Blogger and researcher Jim Fletcher has worked in the book publishing industry for 15 years, and is now director of the apologetics group Prophecy Matters. His new book, "Truth Wins," provides important analysis of Rob Bell and his Emergent friends.More ↓Less ↑
One of the enduring mysteries of December 7, 1941, is … who knew the attack was coming down?
For years, speculation has been rampant that President Franklin Roosevelt knew about the impending attack. Dark conspiracies swirled.
Koster used declassified and never-before-translated-to-English documents to show that Harry Dexter White had been recruited by the Russians to foment war for America (there was real fear that if the U.S. did not come into the fight, among other things, the Soviet Union would fall to the Germans and Japanese).
Although the events happened, Koster weaves a tale that reads like a fast-paced espionage thriller: “Pavlov slid into a phone booth in Washington, D.C., and shut the door. He inserted coins into the unfamiliar telephone, heard the clink and jangle, and dialed. The phone started to ring. He said later that he felt time had stopped. Someone picked up at the other end.
“‘White here,’ the voice said.
“‘Mr. White, I’m a friend of your old friend Bill,’ Pavlov said. ‘Bill is in the Far East and wants to meet with you when he comes back. He wants you to meet with me right now.’”
White, director of the Division of Monetary Research at the U.S. State Department, was to meet with “Bill,” a.k.a. Iskhak Abdulovich Akhmerov, a Russian agent who was posing as an expert on China. Interestingly, chillingly, Soviet agents were honeycombed in key places in America. Akhmerov and White were put together by Joseph Katz, owner of a glove manufacturing company in New York, and another Soviet spy.
The Soviets had identified White as a potential help in spying, since he was already a communist sympathizer. They also viewed him as “timid and rather cowardly.” He’d have to be drawn out.
For those not familiar with what was going on in the world at the time, Nazi aggression had taken over much of Europe, and the Japanese had been terrorizing East Asia for a decade. While most Americans did not want to be involved in another wide-ranging war (Roosevelt had campaigned in 1940 on a pledge to keep the U.S. out of war), insiders knew that Great Britain could not hold off Hitler forever, and the emperor in Tokyo had ambitions as well. America had to be coaxed into the fight.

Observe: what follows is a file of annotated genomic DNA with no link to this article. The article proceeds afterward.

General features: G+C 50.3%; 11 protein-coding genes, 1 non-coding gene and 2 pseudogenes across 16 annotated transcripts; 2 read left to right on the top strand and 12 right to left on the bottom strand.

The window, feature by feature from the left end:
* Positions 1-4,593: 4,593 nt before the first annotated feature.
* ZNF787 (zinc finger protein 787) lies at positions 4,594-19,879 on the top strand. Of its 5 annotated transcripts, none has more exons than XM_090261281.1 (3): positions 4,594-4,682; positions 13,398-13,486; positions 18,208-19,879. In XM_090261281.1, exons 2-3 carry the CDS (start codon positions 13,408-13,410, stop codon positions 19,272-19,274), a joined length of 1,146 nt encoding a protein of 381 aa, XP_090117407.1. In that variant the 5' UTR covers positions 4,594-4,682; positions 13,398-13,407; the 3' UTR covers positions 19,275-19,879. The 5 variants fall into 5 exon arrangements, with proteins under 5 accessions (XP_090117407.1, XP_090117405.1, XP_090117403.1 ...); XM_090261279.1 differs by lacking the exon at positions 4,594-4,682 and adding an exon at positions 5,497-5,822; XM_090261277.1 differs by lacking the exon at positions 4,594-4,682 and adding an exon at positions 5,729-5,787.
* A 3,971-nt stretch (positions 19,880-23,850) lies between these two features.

So it was, according to Koster’s research, that White set in motion a plan to do just that in spring 1941.
The Soviets’ agenda was fascinating: Having concluded early on that France and Great Britain had brought their own troubles on themselves, the Russians cared little what happened to those two powers. They were in fact at one time opposed to America helping her Western European allies … until they recognized Hitler for the menace he was just ahead of the 1941 invasion of Russia.
Koster has a terrific way of conveying profound information: “Harry Dexter White changed history by engineering the diplomatic responses that led to the attack on Pearl Harbor and stranding, consequently, 30,000 Americans in the Philippines to be decimated by the vengeful Japanese. Toward the end of the war, hundreds of thousands of Japanese civilians would die by incendiary bombs and nuclear attack.”
My goodness, the evil machinations of a lone individual!
“Operation Snow” reads like a movie script, with Harrison Ford in the lead. Koster’s narrative is so solid, the reader simply must go to the next page. And don’t think the story of Harry Dexter White ends with the Japanese surprise attack on Pearl Harbor. No, the Soviet mole walks into the next scene at the end of the war, and one almost feels that’s when the real spy chase begins!
In 1947, White resigned as director of the International Monetary Fund, and the Americans were on to him. The following year, he had requested a hearing before Congress and … well, I’ll leave you with this final tidbit as you make plans to get your own copy of “Operation Snow”:
White was questioned by members of the congressional committee, including one Richard Milhouse Nixon. Believe me, the back-and-forth between these two is reason enough to buy “Operation Snow.”
For anyone interested in history, and with a desire to more fully understand the dynamics behind the winds of change during a critical period in American history, John Koster’s “Operation Snow” is simply perfect.